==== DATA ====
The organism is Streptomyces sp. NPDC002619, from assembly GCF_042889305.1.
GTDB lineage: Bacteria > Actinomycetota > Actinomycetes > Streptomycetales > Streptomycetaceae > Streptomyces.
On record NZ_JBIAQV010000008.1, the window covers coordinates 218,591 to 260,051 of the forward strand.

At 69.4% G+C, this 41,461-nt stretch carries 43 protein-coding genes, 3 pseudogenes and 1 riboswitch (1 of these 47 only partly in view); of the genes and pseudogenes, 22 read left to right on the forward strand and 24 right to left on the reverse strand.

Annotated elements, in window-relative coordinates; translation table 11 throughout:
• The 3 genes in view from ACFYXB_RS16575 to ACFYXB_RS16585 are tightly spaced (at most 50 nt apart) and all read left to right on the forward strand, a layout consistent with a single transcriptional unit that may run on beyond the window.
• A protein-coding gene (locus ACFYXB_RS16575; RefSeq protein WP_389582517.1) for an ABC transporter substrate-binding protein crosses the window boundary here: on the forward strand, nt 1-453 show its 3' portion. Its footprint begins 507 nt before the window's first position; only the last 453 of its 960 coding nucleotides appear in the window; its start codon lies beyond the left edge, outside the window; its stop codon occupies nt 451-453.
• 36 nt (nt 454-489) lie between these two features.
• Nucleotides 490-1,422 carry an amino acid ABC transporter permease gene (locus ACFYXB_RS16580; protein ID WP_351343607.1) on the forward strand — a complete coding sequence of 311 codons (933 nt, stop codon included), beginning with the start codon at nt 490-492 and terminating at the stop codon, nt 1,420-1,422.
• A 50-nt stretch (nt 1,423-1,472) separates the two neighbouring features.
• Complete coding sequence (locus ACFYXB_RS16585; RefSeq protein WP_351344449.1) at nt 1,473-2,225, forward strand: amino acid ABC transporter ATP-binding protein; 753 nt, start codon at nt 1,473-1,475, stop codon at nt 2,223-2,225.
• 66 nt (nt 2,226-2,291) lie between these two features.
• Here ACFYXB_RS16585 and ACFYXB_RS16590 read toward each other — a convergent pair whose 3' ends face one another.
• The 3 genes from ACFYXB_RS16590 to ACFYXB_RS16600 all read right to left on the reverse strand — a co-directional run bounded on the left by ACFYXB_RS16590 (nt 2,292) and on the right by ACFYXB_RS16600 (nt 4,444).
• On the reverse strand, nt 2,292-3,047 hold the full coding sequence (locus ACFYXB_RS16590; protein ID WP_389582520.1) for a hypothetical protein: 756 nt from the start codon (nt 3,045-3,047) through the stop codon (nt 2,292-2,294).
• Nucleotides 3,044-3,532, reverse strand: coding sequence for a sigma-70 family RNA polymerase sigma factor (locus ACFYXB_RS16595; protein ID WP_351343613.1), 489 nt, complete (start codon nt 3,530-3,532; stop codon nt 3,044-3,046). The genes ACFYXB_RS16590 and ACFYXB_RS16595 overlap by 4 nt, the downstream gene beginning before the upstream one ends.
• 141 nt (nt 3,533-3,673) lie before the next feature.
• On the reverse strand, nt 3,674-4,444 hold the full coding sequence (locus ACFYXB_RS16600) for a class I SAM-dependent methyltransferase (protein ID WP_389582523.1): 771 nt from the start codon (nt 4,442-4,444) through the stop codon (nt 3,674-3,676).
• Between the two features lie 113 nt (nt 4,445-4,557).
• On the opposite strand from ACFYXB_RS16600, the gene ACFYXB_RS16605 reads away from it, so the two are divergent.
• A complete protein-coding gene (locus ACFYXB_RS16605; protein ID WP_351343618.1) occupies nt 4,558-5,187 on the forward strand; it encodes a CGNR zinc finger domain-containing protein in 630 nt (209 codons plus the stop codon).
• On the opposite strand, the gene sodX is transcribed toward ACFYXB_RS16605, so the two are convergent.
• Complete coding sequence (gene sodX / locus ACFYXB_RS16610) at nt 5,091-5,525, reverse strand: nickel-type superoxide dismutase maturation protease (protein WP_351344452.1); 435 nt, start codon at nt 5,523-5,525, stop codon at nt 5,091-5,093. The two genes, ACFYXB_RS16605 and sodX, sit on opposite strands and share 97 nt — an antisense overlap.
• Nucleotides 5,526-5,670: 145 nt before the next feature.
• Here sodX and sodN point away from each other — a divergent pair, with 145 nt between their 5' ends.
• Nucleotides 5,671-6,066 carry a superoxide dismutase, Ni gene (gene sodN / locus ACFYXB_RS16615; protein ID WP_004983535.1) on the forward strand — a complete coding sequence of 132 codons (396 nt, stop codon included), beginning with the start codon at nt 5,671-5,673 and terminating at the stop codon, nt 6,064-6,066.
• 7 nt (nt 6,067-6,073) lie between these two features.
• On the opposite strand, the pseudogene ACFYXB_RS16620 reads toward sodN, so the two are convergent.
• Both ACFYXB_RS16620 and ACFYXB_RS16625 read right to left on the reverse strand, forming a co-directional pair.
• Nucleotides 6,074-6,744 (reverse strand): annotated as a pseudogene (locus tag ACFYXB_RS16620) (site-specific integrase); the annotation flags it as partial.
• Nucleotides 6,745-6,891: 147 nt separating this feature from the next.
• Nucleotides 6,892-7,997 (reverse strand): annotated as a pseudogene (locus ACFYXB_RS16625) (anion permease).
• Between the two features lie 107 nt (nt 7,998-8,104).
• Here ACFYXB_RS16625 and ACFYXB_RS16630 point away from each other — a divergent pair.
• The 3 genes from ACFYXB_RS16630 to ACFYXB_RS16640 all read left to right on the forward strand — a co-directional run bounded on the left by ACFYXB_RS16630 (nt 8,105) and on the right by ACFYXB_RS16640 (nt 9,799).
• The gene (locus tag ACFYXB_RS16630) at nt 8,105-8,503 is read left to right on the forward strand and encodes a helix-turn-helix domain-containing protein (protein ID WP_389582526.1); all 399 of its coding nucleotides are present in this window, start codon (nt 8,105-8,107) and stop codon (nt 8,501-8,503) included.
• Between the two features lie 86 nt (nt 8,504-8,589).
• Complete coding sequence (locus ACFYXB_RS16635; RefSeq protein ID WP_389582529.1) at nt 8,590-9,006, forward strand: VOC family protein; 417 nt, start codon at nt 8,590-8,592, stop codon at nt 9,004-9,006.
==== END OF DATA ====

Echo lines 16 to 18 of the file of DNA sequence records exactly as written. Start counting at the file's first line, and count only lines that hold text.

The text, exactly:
• Nucleotides 3,044-3,532, reverse strand: coding sequence for a sigma-70 family RNA polymerase sigma factor (locus ACFYXB_RS16595; protein ID WP_351343613.1), 489 nt, complete (start codon nt 3,530-3,532; stop codon nt 3,044-3,046). The genes ACFYXB_RS16590 and ACFYXB_RS16595 overlap by 4 nt, the downstream gene beginning before the upstream one ends.
• 141 nt (nt 3,533-3,673) lie before the next feature.
• On the reverse strand, nt 3,674-4,444 hold the full coding sequence (locus ACFYXB_RS16600) for a class I SAM-dependent methyltransferase (protein ID WP_389582523.1): 771 nt from the start codon (nt 4,442-4,444) through the stop codon (nt 3,674-3,676).